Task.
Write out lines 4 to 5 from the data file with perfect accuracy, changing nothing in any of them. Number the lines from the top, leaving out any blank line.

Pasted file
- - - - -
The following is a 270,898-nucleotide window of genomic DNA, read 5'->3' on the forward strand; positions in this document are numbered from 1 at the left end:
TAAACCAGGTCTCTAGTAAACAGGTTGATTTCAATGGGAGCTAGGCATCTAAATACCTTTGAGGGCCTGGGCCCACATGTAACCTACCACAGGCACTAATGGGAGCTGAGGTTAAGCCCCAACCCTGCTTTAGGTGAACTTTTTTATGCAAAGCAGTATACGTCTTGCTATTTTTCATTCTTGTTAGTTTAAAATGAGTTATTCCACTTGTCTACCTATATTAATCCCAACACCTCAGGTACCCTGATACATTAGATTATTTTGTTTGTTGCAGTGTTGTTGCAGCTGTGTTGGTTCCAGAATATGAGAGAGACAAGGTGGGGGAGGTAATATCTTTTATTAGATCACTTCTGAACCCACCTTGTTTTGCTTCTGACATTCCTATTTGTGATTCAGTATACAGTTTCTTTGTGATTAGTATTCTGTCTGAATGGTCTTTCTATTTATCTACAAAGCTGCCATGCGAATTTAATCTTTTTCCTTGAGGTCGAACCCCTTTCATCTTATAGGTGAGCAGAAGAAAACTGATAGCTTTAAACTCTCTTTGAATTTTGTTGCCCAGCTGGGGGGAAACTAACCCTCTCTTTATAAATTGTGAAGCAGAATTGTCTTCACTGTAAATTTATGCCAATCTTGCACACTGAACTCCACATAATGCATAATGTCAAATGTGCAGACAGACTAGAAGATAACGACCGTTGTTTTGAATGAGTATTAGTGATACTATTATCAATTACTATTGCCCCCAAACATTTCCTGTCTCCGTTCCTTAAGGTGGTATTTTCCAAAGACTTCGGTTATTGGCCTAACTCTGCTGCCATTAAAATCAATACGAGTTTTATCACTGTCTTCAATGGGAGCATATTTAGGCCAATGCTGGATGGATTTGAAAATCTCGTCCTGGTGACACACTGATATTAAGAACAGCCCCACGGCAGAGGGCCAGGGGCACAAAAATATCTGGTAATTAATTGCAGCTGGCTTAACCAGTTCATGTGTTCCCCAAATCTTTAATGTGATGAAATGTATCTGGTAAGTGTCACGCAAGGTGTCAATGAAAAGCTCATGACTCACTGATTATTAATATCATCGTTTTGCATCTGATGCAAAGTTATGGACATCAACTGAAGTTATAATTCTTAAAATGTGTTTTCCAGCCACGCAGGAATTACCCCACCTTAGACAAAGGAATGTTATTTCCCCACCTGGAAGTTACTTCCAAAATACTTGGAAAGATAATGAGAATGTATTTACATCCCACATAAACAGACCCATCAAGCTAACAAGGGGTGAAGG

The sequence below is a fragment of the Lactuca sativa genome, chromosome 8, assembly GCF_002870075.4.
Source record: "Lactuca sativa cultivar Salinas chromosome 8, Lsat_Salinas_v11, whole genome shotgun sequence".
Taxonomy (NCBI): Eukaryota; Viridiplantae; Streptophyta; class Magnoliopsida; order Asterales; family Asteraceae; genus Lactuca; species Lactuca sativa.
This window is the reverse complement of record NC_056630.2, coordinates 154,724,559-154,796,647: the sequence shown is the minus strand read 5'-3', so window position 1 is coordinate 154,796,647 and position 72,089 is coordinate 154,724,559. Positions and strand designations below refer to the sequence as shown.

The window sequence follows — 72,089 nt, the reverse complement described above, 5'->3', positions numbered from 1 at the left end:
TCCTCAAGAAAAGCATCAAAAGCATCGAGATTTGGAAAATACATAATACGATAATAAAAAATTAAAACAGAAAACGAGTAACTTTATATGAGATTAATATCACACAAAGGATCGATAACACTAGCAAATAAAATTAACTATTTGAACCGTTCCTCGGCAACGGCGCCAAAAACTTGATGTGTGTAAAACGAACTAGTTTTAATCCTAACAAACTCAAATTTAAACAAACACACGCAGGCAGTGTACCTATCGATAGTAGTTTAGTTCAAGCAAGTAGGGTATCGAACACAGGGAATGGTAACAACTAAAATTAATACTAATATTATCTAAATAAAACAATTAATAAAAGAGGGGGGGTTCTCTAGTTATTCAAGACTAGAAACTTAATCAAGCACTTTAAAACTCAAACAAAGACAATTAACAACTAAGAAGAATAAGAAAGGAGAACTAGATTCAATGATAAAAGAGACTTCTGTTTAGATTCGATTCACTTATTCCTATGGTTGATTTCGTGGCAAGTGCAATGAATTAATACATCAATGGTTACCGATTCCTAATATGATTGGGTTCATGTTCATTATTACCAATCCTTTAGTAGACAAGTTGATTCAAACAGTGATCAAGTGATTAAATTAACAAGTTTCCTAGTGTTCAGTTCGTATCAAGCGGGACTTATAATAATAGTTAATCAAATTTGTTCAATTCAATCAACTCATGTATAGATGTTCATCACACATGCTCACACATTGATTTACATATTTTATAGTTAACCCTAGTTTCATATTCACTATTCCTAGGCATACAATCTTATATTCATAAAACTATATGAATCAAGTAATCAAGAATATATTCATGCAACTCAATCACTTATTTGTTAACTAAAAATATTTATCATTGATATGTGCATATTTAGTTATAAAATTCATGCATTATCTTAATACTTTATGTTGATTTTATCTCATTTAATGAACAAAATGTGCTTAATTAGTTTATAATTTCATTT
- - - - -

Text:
Source record: "Lactuca sativa cultivar Salinas chromosome 8, Lsat_Salinas_v11, whole genome shotgun sequence".
Taxonomy (NCBI): Eukaryota; Viridiplantae; Streptophyta; class Magnoliopsida; order Asterales; family Asteraceae; genus Lactuca; species Lactuca sativa.